Direct Electrical Stimulation in the Human Brain Disrupts Melody Processing

Curr Biol. 2017 Sep 11;27(17):2684-2691.e7. doi: 10.1016/j.cub.2017.07.051. Epub 2017 Aug 24.


Prior research using functional magnetic resonance imaging (fMRI) [1-4] and behavioral studies of patients with acquired or congenital amusia [5-8] suggest that the right posterior superior temporal gyrus (STG) in the human brain is specialized for aspects of music processing (for review, see [9-12]). Intracranial electrical brain stimulation in awake neurosurgery patients is a powerful means to determine the computations supported by specific brain regions and networks [13-21] because it provides reversible causal evidence with high spatial resolution (for review, see [22, 23]). Prior intracranial stimulation or cortical cooling studies have investigated musical abilities related to reading music scores [13, 14] and singing familiar songs [24, 25]. However, individuals with amusia (congenitally, or from a brain injury) have difficulty humming melodies but can be spared for singing familiar songs with familiar lyrics [26]. Here we report a detailed study of a musician with a low-grade tumor in the right temporal lobe. Functional MRI was used pre-operatively to localize music processing to the right STG, and the patient subsequently underwent awake intraoperative mapping using direct electrical stimulation during a melody repetition task. Stimulation of the right STG induced "music arrest" and errors in pitch but did not affect language processing. These findings provide causal evidence for the functional segregation of music and language processing in the human brain and confirm a specific role of the right STG in melody processing. VIDEO ABSTRACT.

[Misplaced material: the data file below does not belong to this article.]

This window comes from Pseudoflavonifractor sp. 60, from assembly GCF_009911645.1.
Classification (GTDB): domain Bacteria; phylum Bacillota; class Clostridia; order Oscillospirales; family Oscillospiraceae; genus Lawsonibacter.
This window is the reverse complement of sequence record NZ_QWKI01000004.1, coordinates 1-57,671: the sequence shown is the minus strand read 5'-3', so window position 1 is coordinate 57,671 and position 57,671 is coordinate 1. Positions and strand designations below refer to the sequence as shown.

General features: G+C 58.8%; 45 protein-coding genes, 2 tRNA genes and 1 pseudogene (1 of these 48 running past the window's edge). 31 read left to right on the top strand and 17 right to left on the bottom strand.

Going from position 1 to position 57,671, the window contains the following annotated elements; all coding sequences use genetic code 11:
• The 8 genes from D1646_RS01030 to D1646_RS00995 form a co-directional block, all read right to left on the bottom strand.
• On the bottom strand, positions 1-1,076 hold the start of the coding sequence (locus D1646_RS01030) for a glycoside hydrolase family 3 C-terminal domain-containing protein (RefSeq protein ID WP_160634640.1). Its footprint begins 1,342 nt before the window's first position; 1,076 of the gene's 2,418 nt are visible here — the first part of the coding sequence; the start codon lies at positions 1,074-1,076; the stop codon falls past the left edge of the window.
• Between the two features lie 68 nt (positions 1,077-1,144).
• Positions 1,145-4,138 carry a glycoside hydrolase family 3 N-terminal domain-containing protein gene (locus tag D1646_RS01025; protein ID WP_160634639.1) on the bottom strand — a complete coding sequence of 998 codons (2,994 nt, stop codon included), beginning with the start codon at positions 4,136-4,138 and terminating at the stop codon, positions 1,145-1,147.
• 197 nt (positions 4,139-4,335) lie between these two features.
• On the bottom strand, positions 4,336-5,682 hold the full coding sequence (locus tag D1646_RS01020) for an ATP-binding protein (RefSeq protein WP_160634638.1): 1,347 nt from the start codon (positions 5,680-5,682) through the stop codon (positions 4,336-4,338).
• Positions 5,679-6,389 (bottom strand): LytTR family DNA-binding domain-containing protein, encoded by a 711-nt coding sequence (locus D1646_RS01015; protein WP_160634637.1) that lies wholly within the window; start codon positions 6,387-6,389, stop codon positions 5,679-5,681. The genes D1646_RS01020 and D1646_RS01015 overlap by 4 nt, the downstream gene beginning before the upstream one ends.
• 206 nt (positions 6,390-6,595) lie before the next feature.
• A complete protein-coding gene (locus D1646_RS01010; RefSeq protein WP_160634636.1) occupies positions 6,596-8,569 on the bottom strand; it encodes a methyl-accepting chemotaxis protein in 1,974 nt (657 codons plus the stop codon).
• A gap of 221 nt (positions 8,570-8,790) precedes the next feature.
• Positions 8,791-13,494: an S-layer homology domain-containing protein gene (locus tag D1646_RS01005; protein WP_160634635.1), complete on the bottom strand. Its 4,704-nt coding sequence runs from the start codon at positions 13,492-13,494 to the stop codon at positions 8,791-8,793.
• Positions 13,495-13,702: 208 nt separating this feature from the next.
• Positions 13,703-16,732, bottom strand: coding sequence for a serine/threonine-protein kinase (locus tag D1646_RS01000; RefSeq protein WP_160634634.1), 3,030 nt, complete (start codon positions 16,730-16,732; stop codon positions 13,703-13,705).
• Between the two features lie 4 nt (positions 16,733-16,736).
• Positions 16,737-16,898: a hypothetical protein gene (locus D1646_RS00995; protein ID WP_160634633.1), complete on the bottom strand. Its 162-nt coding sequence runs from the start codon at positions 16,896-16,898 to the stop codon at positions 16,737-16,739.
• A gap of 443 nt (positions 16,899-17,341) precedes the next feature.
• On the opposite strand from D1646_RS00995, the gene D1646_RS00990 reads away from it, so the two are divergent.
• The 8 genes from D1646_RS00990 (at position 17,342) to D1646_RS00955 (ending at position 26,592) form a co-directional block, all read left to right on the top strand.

MeSH terms

  • Adult
  • Auditory Perception / physiology*
  • Auditory Perceptual Disorders / etiology
  • Auditory Perceptual Disorders / physiopathology*
  • Brain Neoplasms / complications
  • Electric Stimulation
  • Female
  • Humans
  • Magnetic Resonance Imaging
  • Male
  • Music
  • Temporal Lobe / physiopathology*
  • Young Adult